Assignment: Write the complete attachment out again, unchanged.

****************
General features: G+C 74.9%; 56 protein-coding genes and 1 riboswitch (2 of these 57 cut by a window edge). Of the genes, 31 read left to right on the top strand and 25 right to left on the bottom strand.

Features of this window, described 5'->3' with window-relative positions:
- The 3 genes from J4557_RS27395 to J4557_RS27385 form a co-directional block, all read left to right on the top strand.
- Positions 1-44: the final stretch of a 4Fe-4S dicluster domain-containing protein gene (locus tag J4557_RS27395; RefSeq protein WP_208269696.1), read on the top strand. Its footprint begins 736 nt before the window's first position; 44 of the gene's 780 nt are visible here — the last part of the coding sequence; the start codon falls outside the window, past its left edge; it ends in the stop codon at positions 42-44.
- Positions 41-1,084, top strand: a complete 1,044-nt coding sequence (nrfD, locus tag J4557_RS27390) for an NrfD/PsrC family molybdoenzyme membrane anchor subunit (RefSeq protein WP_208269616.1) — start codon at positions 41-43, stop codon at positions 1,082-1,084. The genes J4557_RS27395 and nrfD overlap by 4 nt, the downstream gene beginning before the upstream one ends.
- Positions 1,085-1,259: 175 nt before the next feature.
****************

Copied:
General features: G+C 74.9%; 56 protein-coding genes and 1 riboswitch (2 of these 57 cut by a window edge). Of the genes, 31 read left to right on the top strand and 25 right to left on the bottom strand.

Features of this window, described 5'->3' with window-relative positions:
- The 3 genes from J4557_RS27395 to J4557_RS27385 form a co-directional block, all read left to right on the top strand.
- Positions 1-44: the final stretch of a 4Fe-4S dicluster domain-containing protein gene (locus tag J4557_RS27395; RefSeq protein WP_208269696.1), read on the top strand. Its footprint begins 736 nt before the window's first position; 44 of the gene's 780 nt are visible here — the last part of the coding sequence; the start codon falls outside the window, past its left edge; it ends in the stop codon at positions 42-44.
- Positions 41-1,084, top strand: a complete 1,044-nt coding sequence (nrfD, locus tag J4557_RS27390) for an NrfD/PsrC family molybdoenzyme membrane anchor subunit (RefSeq protein WP_208269616.1) — start codon at positions 41-43, stop codon at positions 1,082-1,084. The genes J4557_RS27395 and nrfD overlap by 4 nt, the downstream gene beginning before the upstream one ends.
- Positions 1,085-1,259: 175 nt before the next feature.